Latest UK economic and market outlook.
The rationale for the surge in stockmarkets since Trump’s election victory has been that the new administration will cut taxes and allow US growth to accelerate. But when Trump’s tax plans were finally revealed, there was an air of disappointment in the market. The new president proposed a cut in corporation tax from 35% to 15%, along with a one-off lower tax rate to induce US companies to repatriate more than $2tn in profits held overseas. The top individual tax rate would also be cut from nearly 40% to 33%. Crucially however, Mr Trump offered no loophole closures or spending cuts to help pay for the tax cuts, meaning his plans are expected to cost the government about $2.4tn over the next decade. Consequently, markets are sceptical about whether he will be able to agree this plan with the Republican-controlled Congress. Indeed, the Republicans have pledged to support only revenue neutral tax reforms.
The European recovery continues at a healthy pace and most indicators point towards strong momentum being sustained. For example, economic confidence in the eurozone recently hit its highest level in nearly a decade, while PMIs remain elevated at 6-year highs. Moreover, the outcome of the French presidential election was more positive than some had expected. Emmanuel Macron, the Europhile social liberal with a programme of pro-business reforms coupled with Nordic-style welfarism, easily defeated his far-right opponent who wanted to pull France out of the euro, impose protectionist barriers and drastically curb immigration.
After a period of surprisingly robust data, Brexit finally seems to be biting in the UK. Economic growth slowed at the start of 2017 to its weakest pace in a year, with data suggesting that inflation brought on by a weaker currency and higher commodity prices is starting to curb consumer spending. Meanwhile, there were further signs of slowdown in the country’s housing and retail markets as banks approved fewer new residential mortgages than expected in March and consumer credit growth slowed. Amid the deteriorating data, Theresa May has seized the initiative on Brexit by calling a snap general election on 8th June. The prime minister’s calculation is that, with Labour in disarray under the leadership of Jeremy Corbyn, she will win a much increased Commons majority, allowing her to sideline implacable Eurosceptics in the Conservative party and ensure a phased Brexit, concluding with a UK-EU free trade deal.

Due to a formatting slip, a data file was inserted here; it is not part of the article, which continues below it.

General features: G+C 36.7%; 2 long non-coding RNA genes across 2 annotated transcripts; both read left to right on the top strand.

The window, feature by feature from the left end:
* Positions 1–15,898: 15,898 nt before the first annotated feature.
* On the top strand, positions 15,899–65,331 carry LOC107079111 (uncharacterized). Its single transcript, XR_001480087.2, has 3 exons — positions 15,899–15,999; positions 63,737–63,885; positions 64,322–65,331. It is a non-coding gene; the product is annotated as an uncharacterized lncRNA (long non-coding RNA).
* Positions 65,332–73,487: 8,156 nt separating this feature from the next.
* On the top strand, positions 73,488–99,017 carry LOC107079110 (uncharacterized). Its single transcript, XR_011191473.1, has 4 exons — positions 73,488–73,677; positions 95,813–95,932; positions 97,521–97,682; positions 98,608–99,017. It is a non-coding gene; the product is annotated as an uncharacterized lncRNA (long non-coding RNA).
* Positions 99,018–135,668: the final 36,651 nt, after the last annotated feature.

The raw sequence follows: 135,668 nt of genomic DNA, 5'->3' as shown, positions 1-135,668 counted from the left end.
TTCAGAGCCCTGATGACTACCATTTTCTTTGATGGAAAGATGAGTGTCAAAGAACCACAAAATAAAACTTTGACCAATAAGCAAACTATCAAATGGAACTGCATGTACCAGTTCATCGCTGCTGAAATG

Fears about China’s debt problem have receded over the past 18 months as the country’s leaders have been stimulating the economy using both fiscal and monetary policy. However, with global growth picking up, China’s policymakers are starting to feel more confident about tackling the debt problem. Consequently, they have started to remove some of the stimulus measures. While undoubtedly a positive move in the long run, if such deleveraging serves to dampen inflation and curb nominal GDP growth, concerns about China’s enormous debt burden will quickly resurface. Moreover, in the past when Chinese leaders have tried taking their foot off the accelerator it has had a significant negative effect on the Chinese stock market and those parts of the economy that rely heavily on investment.
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